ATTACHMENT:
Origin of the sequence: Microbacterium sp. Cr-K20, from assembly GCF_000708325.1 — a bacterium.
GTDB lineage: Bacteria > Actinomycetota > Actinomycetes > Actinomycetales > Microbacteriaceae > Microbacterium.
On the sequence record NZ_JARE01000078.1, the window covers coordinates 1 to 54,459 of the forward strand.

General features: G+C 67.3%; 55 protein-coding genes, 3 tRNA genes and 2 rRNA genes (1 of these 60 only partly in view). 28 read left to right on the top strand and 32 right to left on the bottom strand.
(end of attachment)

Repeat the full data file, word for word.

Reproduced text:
Origin of the sequence: Microbacterium sp. Cr-K20, from assembly GCF_000708325.1 — a bacterium.
GTDB lineage: Bacteria > Actinomycetota > Actinomycetes > Actinomycetales > Microbacteriaceae > Microbacterium.
On the sequence record NZ_JARE01000078.1, the window covers coordinates 1 to 54,459 of the forward strand.

General features: G+C 67.3%; 55 protein-coding genes, 3 tRNA genes and 2 rRNA genes (1 of these 60 only partly in view). 28 read left to right on the top strand and 32 right to left on the bottom strand.